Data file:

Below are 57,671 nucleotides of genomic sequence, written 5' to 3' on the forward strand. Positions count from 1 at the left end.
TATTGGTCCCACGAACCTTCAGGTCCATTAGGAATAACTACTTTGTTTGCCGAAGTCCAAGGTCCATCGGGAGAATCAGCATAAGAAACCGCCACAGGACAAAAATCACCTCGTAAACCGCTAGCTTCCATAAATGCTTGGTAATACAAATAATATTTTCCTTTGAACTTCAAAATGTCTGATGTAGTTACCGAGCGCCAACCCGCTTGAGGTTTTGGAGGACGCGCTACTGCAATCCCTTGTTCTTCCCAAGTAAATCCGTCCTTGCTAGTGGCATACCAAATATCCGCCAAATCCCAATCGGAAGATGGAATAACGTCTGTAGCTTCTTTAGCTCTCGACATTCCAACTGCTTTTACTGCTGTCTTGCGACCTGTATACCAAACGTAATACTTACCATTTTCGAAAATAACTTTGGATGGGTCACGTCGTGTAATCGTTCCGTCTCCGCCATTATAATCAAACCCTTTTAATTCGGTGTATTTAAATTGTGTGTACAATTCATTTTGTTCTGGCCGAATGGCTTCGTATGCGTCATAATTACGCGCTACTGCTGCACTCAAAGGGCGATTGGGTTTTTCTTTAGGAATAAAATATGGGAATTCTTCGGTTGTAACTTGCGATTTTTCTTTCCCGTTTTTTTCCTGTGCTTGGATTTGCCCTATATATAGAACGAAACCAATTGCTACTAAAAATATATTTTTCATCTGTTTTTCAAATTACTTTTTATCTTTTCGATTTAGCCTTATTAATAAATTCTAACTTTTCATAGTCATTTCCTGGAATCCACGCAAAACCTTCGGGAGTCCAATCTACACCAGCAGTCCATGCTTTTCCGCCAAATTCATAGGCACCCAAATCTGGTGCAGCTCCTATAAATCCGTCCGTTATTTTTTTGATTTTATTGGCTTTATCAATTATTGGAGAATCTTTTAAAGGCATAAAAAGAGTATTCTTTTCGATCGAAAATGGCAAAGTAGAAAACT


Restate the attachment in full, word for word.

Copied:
Below are 57,671 nucleotides of genomic sequence, written 5' to 3' on the forward strand. Positions count from 1 at the left end.
TATTGGTCCCACGAACCTTCAGGTCCATTAGGAATAACTACTTTGTTTGCCGAAGTCCAAGGTCCATCGGGAGAATCAGCATAAGAAACCGCCACAGGACAAAAATCACCTCGTAAACCGCTAGCTTCCATAAATGCTTGGTAATACAAATAATATTTTCCTTTGAACTTCAAAATGTCTGATGTAGTTACCGAGCGCCAACCCGCTTGAGGTTTTGGAGGACGCGCTACTGCAATCCCTTGTTCTTCCCAAGTAAATCCGTCCTTGCTAGTGGCATACCAAATATCCGCCAAATCCCAATCGGAAGATGGAATAACGTCTGTAGCTTCTTTAGCTCTCGACATTCCAACTGCTTTTACTGCTGTCTTGCGACCTGTATACCAAACGTAATACTTACCATTTTCGAAAATAACTTTGGATGGGTCACGTCGTGTAATCGTTCCGTCTCCGCCATTATAATCAAACCCTTTTAATTCGGTGTATTTAAATTGTGTGTACAATTCATTTTGTTCTGGCCGAATGGCTTCGTATGCGTCATAATTACGCGCTACTGCTGCACTCAAAGGGCGATTGGGTTTTTCTTTAGGAATAAAATATGGGAATTCTTCGGTTGTAACTTGCGATTTTTCTTTCCCGTTTTTTTCCTGTGCTTGGATTTGCCCTATATATAGAACGAAACCAATTGCTACTAAAAATATATTTTTCATCTGTTTTTCAAATTACTTTTTATCTTTTCGATTTAGCCTTATTAATAAATTCTAACTTTTCATAGTCATTTCCTGGAATCCACGCAAAACCTTCGGGAGTCCAATCTACACCAGCAGTCCATGCTTTTCCGCCAAATTCATAGGCACCCAAATCTGGTGCAGCTCCTATAAATCCGTCCGTTATTTTTTTGATTTTATTGGCTTTATCAATTATTGGAGAATCTTTTAAAGGCATAAAAAGAGTATTCTTTTCGATCGAAAATGGCAAAGTAGAAAACT